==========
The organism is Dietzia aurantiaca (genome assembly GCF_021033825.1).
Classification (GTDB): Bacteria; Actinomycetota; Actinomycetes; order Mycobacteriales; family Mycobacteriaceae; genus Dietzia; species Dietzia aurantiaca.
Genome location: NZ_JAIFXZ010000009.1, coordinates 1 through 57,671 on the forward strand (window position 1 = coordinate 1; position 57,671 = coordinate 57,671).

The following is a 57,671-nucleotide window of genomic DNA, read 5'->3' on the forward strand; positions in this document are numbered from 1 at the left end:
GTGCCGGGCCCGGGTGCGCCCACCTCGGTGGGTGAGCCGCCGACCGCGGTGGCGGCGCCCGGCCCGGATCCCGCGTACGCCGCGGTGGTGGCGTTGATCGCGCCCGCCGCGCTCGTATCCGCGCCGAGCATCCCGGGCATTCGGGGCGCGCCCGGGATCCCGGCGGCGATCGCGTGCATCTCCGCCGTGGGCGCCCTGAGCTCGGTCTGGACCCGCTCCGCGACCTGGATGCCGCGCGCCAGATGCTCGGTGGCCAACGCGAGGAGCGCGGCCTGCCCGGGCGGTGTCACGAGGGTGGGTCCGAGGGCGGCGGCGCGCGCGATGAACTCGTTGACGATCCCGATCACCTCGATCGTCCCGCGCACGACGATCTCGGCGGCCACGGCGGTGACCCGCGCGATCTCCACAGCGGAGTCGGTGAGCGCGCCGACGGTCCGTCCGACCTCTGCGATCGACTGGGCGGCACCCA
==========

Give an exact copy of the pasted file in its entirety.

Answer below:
The organism is Dietzia aurantiaca (genome assembly GCF_021033825.1).
Classification (GTDB): Bacteria; Actinomycetota; Actinomycetes; order Mycobacteriales; family Mycobacteriaceae; genus Dietzia; species Dietzia aurantiaca.
Genome location: NZ_JAIFXZ010000009.1, coordinates 1 through 57,671 on the forward strand (window position 1 = coordinate 1; position 57,671 = coordinate 57,671).

The following is a 57,671-nucleotide window of genomic DNA, read 5'->3' on the forward strand; positions in this document are numbered from 1 at the left end:
GTGCCGGGCCCGGGTGCGCCCACCTCGGTGGGTGAGCCGCCGACCGCGGTGGCGGCGCCCGGCCCGGATCCCGCGTACGCCGCGGTGGTGGCGTTGATCGCGCCCGCCGCGCTCGTATCCGCGCCGAGCATCCCGGGCATTCGGGGCGCGCCCGGGATCCCGGCGGCGATCGCGTGCATCTCCGCCGTGGGCGCCCTGAGCTCGGTCTGGACCCGCTCCGCGACCTGGATGCCGCGCGCCAGATGCTCGGTGGCCAACGCGAGGAGCGCGGCCTGCCCGGGCGGTGTCACGAGGGTGGGTCCGAGGGCGGCGGCGCGCGCGATGAACTCGTTGACGATCCCGATCACCTCGATCGTCCCGCGCACGACGATCTCGGCGGCCACGGCGGTGACCCGCGCGATCTCCACAGCGGAGTCGGTGAGCGCGCCGACGGTCCGTCCGACCTCTGCGATCGACTGGGCGGCACCCA